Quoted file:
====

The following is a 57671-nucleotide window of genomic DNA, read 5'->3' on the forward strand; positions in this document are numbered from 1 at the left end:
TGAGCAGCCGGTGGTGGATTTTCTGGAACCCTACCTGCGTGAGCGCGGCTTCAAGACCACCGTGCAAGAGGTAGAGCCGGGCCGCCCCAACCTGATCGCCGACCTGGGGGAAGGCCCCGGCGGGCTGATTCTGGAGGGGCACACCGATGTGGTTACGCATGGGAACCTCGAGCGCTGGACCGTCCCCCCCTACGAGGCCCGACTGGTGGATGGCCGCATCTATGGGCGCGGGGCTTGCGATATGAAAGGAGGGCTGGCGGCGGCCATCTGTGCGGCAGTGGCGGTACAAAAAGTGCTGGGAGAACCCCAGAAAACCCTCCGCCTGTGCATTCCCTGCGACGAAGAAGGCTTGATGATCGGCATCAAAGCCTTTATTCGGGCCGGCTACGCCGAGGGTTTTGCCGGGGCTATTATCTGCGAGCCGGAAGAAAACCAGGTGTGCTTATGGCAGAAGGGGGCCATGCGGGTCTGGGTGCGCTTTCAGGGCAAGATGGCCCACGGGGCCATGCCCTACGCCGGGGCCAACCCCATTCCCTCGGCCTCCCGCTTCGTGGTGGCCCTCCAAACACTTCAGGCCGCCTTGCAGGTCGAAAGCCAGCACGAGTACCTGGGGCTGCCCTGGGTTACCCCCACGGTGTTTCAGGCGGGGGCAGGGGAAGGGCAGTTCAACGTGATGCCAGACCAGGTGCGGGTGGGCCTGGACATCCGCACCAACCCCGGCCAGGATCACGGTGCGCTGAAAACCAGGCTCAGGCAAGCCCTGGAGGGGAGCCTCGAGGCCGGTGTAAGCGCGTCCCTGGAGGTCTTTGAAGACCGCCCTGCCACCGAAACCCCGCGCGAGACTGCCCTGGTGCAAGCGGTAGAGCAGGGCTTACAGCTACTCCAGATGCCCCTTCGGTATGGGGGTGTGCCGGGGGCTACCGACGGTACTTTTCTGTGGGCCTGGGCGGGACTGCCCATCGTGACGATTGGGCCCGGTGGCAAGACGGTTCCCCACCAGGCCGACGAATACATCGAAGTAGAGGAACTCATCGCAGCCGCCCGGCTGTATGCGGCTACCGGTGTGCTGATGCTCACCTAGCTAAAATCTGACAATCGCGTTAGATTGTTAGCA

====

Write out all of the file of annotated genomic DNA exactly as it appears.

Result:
The following is a 57671-nucleotide window of genomic DNA, read 5'->3' on the forward strand; positions in this document are numbered from 1 at the left end:
TGAGCAGCCGGTGGTGGATTTTCTGGAACCCTACCTGCGTGAGCGCGGCTTCAAGACCACCGTGCAAGAGGTAGAGCCGGGCCGCCCCAACCTGATCGCCGACCTGGGGGAAGGCCCCGGCGGGCTGATTCTGGAGGGGCACACCGATGTGGTTACGCATGGGAACCTCGAGCGCTGGACCGTCCCCCCCTACGAGGCCCGACTGGTGGATGGCCGCATCTATGGGCGCGGGGCTTGCGATATGAAAGGAGGGCTGGCGGCGGCCATCTGTGCGGCAGTGGCGGTACAAAAAGTGCTGGGAGAACCCCAGAAAACCCTCCGCCTGTGCATTCCCTGCGACGAAGAAGGCTTGATGATCGGCATCAAAGCCTTTATTCGGGCCGGCTACGCCGAGGGTTTTGCCGGGGCTATTATCTGCGAGCCGGAAGAAAACCAGGTGTGCTTATGGCAGAAGGGGGCCATGCGGGTCTGGGTGCGCTTTCAGGGCAAGATGGCCCACGGGGCCATGCCCTACGCCGGGGCCAACCCCATTCCCTCGGCCTCCCGCTTCGTGGTGGCCCTCCAAACACTTCAGGCCGCCTTGCAGGTCGAAAGCCAGCACGAGTACCTGGGGCTGCCCTGGGTTACCCCCACGGTGTTTCAGGCGGGGGCAGGGGAAGGGCAGTTCAACGTGATGCCAGACCAGGTGCGGGTGGGCCTGGACATCCGCACCAACCCCGGCCAGGATCACGGTGCGCTGAAAACCAGGCTCAGGCAAGCCCTGGAGGGGAGCCTCGAGGCCGGTGTAAGCGCGTCCCTGGAGGTCTTTGAAGACCGCCCTGCCACCGAAACCCCGCGCGAGACTGCCCTGGTGCAAGCGGTAGAGCAGGGCTTACAGCTACTCCAGATGCCCCTTCGGTATGGGGGTGTGCCGGGGGCTACCGACGGTACTTTTCTGTGGGCCTGGGCGGGACTGCCCATCGTGACGATTGGGCCCGGTGGCAAGACGGTTCCCCACCAGGCCGACGAATACATCGAAGTAGAGGAACTCATCGCAGCCGCCCGGCTGTATGCGGCTACCGGTGTGCTGATGCTCACCTAGCTAAAATCTGACAATCGCGTTAGATTGTTAGCA